The Northeast was hit by a blizzard this week, so to take our minds off of the weather we’ve decided to start daydreaming about our summer vacations! We love hitting the road with our dogs, but occasionally we run into discriminatory policies that threaten to put a damper on our family fun.
Since so many of us like to travel with our pets, we thought this would be a good time to talk with AFF adopter Lynn Rogers. Lynn frequently travels with one of her two dogs, Dakota (who has her Canine Good Citizen certificate and is a therapy dog), but last year, she encountered a rental agency that had breed specific polices. Lynn kept a level head and took this as an opportunity to do some education. Let’s see how it turned out!
AFF: Can you tell readers a little about your dogs?
Lynn: Both of our dogs are good dogs. We know them very well and we know that Dakota is a real people dog, but Morty is not so comfortable meeting new people. Dakota loves to visit people and new places. However, Morty is afraid of meeting new people and this issue is training in-progress for us. Both of them LOVE going to “doggie” daycare and are favorites there!
AFF: You choose to board Morty, instead of bringing him on vacation with you. How come?
Lynn: Morty is uncomfortable meeting new people in new spaces. It doesn’t take a degree in dog behavior to see that taking him somewhere new, with ten new people to meet, is not a recipe for success for him. So Dakota came with us and Morty spent his week at our daycare. He had a spa treatment and the trainer there worked with him on his meeting people issues. She and her husband say he is a model dog when he is there, and they take excellent care of him and he gets to play, play, play all day long!
AFF: We love how you recognize that each of your dogs is an individual and needs different things to succeed. Since Dakota loves new people and places, you go on vacation with Dakota each summer. What happened when you tried to take her on vacation last summer?
Lynn: I found a house with a new rental company, and after I placed the deposit, I received their contract. I noted that the contract included a breed specific discrimination clause which included pit bulls, Rottweilers, Dobermans and German Shepherds. I contacted Animal Farm, asking for advice. Should I pursue having the company change their rules and accept my dog? Or should I just look for another rental company? AFF suggested that it would help move the issue forward if I attempted to challenge the rental company.
AFF: How did you approach the rental company and, ultimately, get them to make an exception to their policies?
Lynn: I phoned them and explained Dakota’s credentials and her history at past beach houses. I also let them know that I had another dog that I would not be bringing because he would not be comfortable in that situation. They listened and agreed that because Dakota is CGC and TDI certified (I sent them copies of her credentials) that they would bend their rules.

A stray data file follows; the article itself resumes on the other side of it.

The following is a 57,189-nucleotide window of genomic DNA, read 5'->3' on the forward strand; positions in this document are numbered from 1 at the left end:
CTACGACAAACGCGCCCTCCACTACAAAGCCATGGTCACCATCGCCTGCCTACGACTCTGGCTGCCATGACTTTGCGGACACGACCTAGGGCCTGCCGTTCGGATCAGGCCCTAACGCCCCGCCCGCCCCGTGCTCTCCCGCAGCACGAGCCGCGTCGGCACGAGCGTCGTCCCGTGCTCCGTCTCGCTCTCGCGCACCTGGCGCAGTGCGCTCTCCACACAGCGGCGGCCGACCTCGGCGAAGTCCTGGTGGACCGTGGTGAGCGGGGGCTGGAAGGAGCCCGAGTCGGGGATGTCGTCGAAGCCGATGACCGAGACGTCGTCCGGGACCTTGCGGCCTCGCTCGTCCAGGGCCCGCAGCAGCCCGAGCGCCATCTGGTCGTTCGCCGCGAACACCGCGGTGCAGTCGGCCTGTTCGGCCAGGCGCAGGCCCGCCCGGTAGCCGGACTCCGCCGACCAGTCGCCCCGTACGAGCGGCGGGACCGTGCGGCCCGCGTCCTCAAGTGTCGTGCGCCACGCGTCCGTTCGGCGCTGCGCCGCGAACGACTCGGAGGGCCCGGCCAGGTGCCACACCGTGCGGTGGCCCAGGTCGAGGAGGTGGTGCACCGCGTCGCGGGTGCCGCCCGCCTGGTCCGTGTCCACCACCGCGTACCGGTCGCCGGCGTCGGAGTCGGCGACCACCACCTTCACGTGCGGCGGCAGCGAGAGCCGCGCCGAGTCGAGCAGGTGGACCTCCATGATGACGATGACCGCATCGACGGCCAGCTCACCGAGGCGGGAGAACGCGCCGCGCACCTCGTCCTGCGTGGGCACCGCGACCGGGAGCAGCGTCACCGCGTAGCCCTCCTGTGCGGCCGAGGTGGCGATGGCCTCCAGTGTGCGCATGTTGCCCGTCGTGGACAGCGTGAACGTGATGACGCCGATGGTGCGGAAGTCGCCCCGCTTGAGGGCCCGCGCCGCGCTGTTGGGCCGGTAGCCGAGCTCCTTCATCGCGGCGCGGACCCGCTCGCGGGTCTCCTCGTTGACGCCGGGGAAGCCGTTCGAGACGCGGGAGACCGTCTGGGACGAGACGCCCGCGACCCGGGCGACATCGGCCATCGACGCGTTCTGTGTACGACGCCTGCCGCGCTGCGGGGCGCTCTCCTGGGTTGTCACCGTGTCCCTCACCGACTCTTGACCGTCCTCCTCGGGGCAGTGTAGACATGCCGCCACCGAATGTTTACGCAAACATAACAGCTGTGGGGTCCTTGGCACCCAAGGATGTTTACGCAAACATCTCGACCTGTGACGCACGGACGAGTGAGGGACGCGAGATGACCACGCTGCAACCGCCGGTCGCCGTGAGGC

AFF: What’s your advice for anyone in a similar situation?
Lynn: I guess the biggest lesson for me was not to give up, and to ask for the rules to change. I hope that by bending the rules for my dog, the rental company might see that each dog is an individual.
Thanks Lynn! We hope your 2013 vacation is another success!
(editor’s note: original answers were edited for space and clarity)
If you find yourself in a similar situation this summer, here are some tips:
- Know your dogs. If your dogs aren’t comfortable with new people or places, taking them on vacation may not be a good choice. It’s ok to leave them at home with a pet sitter or at a kennel. If you do bring them along, give your dogs the skills they need to make a good impression on property managers. Teach them how to greet new people politely.
- Education is key! If you do run into discrimination, rather than walking away take it as an opportunity to educate. Talk to the rental companies, the campgrounds, or hotel managers. Be polite, calm, and respectful in your approach. Find out why they have a breed specific policy and ask that they reconsider.
- If your dog has credentials, show them off. Certifications like Canine Good Citizen or Certified Therapy Dog may influence business owners to make an exception for your dog. If you’ve successfully rented or vacationed with your dog in the past, mention this. Better yet, if you’ve keep records of correspondences with past property managers (that show you left the house in good condition and are welcome back) share those too.
- Let your wallet do the talking. If they’re not interested in having a discussion with you or changing their policies, don’t lose your cool. Take your business elsewhere. After you enjoy your vacation, why not write that first company an email to let them know how much money they lost out on by discriminating against you and our dogs? Tell them that you hope they’ll reconsider their policies and that you’d be happy to support their business in the future if they do.
Want to be a voice for change, but need a little help getting started? Check out our new BSL Talking Points eBook for tips on speaking up for your dogs!